Horehound BioControl Update 13

Note: Numbering error in title. This is Update 12 originally posted January 2019.

Posted on behalf of the Horehound Biocontrol Group

Happy New Year everyone,

It is a great joy to open this year with such a positive update: the horehound biocontrol agents have been released!

It all happened in the two weeks leading up to Christmas. On the afternoon of Friday Dec 7th 2019 we were granted permission from MPI to remove the moths out of containment, and by Saturday morning the first shipment of clearwing moth eggs was ready to go thanks to Lindsay Smith of Manaaki Whenua – Landcare Research. By evening that Saturday these eggs were in their new home in the Mackenzie, and the following two weeks were an ongoing cycle of preparation-travel-release, ending with the last trip on Friday Dec 21st. Altogether we made 13 releases: five of the clearwing moth and eight of the plume moth, spread from Marlborough in the north to Mackenzie in the south. Just to put things in perspective, we weren’t quite sure if we will have enough eggs to make more than one release of the clearwing moth and maybe two or three of the plume moth. Being able to make such a bumper number of releases is incredibly unusual in biocontrol programmes, and is going to make a big difference to the chances of these agents to establish – we have given them the best start possible.

Release techniques

Plume moths are relatively straight forward to release. We removed larvae from containment, put them on fresh cut horehound stems and leaves outside of containment and, upon arrival at the release site, sprinkle the leaves with larvae on them onto established plants. Once the cut stems and leaves dry out, the mobile larvae crawl onto the living plant. That’s it!

Clearwing moths are way more elaborate to release freshly out of containment. Biosecurity requirements dictate that we cannot release individuals of the generation that was imported into containment. It has to be following generation/s that get taken out. We are also not allowed to take out of containment any plant material. We can only take out free-living life-stages of the insect. For an insect like the clearwing moth, whose larvae develop inside the roots, this makes things tricky. We could not release the adults that emerged in containment because they are the same generation that was imported, and we did not want to try rearing the moths through a complete life cycle in roots inside containment because this strategy has ‘FAILURE’ written all over it. Our best option was to harvest the freshly laid eggs, and quickly get them out there before they hatch. The Australian experience came to the rescue once again. They found that gluing the eggs to toothpicks and sticking each toothpick on to a cut stem of a plant, one toothpick per plant, did the trick, and did it well. They also found, through trial and error, that there is a need to release at least 800 eggs per site to achieve establishment. Now calculate the effort required… The photos below tell the story of this epic task better than words – the number of people who turned up at each site at short notice, and the number of person-hours at each release have added up very quickly. We can’t thank you all enough for giving up your time and engaging in this arguably OCD release technique … This could not have been achieved without this dedicated recruitment. This is a good place to acknowledge Gavin, who made the conscious effort to come to all but one of the releases! And to his daughter Sara who joined many of the releases too – not every teenager’s idea of how to spend your school holidays – you did an awesome job Sara!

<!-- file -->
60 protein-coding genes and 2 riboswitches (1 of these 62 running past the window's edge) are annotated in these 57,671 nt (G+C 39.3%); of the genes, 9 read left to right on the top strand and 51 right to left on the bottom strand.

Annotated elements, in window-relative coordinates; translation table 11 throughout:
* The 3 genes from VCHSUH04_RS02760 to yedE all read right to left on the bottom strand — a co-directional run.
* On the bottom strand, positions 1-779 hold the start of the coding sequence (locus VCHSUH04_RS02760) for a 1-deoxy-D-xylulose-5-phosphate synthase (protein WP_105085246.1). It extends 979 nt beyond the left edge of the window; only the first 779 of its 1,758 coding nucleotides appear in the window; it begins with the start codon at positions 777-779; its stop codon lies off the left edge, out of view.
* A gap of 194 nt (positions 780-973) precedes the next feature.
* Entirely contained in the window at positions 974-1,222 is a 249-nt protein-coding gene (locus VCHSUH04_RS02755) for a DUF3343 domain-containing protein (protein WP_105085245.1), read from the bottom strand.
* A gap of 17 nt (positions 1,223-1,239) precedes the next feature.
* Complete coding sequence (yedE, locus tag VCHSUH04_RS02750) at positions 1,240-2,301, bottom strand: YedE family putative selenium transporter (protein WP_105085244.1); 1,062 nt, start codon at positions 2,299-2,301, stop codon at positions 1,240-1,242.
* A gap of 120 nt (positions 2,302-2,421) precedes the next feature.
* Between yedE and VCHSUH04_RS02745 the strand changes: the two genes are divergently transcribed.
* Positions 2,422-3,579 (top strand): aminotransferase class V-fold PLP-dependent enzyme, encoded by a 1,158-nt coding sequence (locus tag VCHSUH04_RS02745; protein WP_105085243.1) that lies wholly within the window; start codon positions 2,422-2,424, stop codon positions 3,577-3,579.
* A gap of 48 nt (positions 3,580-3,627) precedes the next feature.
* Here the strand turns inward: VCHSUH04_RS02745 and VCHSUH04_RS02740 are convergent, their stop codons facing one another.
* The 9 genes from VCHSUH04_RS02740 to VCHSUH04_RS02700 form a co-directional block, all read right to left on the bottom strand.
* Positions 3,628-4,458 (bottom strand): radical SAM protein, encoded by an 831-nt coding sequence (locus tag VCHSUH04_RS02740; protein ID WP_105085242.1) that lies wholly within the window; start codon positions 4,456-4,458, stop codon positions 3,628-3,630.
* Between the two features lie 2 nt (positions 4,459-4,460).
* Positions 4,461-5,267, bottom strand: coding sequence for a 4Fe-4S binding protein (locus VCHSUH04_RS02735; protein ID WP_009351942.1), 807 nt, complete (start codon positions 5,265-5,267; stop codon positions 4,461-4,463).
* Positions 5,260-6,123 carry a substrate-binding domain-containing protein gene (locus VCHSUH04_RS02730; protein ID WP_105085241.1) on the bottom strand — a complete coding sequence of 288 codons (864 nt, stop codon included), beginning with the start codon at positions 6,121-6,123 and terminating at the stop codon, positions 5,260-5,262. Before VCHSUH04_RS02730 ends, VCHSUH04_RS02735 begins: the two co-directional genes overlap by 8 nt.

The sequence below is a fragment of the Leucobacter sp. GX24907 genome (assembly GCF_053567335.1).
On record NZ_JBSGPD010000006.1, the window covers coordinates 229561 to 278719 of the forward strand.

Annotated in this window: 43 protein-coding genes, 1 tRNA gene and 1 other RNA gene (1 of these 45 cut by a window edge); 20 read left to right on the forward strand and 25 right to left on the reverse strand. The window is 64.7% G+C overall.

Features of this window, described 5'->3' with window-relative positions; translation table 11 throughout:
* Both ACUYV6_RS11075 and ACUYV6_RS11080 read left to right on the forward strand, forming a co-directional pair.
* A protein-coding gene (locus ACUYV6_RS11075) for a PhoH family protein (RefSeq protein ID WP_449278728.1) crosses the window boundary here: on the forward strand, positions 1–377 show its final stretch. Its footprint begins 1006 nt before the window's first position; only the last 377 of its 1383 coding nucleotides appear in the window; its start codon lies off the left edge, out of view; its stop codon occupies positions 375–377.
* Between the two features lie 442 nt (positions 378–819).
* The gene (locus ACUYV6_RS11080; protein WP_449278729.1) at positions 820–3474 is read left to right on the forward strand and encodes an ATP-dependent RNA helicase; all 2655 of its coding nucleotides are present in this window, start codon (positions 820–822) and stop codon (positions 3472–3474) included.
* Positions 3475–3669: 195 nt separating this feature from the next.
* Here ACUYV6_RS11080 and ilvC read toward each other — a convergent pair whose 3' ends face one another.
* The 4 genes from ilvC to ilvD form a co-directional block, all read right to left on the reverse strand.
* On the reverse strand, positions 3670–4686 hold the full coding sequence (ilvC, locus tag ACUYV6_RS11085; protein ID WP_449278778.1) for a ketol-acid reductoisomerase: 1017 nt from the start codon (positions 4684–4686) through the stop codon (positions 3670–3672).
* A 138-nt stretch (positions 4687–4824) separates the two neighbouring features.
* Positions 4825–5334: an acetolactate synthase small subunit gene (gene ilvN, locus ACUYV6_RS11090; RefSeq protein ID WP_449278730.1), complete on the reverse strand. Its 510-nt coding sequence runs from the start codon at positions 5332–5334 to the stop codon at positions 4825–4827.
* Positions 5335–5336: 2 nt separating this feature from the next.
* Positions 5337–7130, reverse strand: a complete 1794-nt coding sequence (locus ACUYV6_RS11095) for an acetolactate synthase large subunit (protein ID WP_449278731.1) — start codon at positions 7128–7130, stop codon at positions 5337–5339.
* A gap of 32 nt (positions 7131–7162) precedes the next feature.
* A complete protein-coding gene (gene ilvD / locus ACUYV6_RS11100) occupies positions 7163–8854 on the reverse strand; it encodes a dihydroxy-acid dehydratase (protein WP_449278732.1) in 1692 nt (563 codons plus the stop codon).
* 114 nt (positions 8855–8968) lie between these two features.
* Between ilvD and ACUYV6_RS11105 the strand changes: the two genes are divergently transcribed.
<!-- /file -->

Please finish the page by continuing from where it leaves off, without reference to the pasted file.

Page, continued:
The good news is that future re-distribution efforts should be easier. It should be possible to dig up infected plants at the right time of year and transport them to a new site, where the adults can emerge and make themselves at home more naturally.

Gluing eggs
Our true hero, Lindsay gluing clearwing moth eggs on toothpicks on a Saturday morning. Lindsay has been attending to the horehound moths in containment, and what a fabulous job he did!
A chilly bin full of toothpicks with eggs (little black dots)
Release technique
Clearwing moth release technique: a single toothpick with an egg stuck into a cut stem of 2-3 years old horehound plant

Release Teams

What happens next

Now comes perhaps the most difficult part – waiting. A lot of waiting.

The plume moth will again be a bit easier on the waiting front. This moth has two to three generations every year, and it may be possible to determine if/where it has established by next spring.

The clearwing moth, well… We can go back to the release sites next spring-summer and get an idea on whether the eggs we put out have resulted in infected plants. If we’re lucky, we may see adult moths (they are not easy to find!). But it will take another year from then to find out if the conditions at the release sites were suitable for the new adults to mate, which is the critical point for establishment. We would only know that if we see new plants attacked a year later. So, a lot more patience required here.

Once establishment is confirmed, we still need to give the moths a bit of breathing (and breeding) space, let the populations build up a bit, and then we can start thinking about distribution from the well-established populations into new sites. We anticipate this will happen fast (relatively speaking) with the plume moth, and that this agent could be spread widely within the next 5 years or so. Watch this space.

Best wishes,

Ronny & Gavin

You can find previous updates here.

Dr Ronny Groenteman
Biocontrol Scientist
Manaaki Whenua – Landcare Research
Phone: +64 3 321 9904
Email: GroentemanR@landcareresearch.co.nz
Website: www.landcareresearch.co.nz
Gavin (Snow) Loxton
Sawdon Station
PO Box 9
Lake Tekapo 7945
New Zealand
Mobile: 0274412214
Email: sawdon@lupins.nz
Website: www.lupins.nz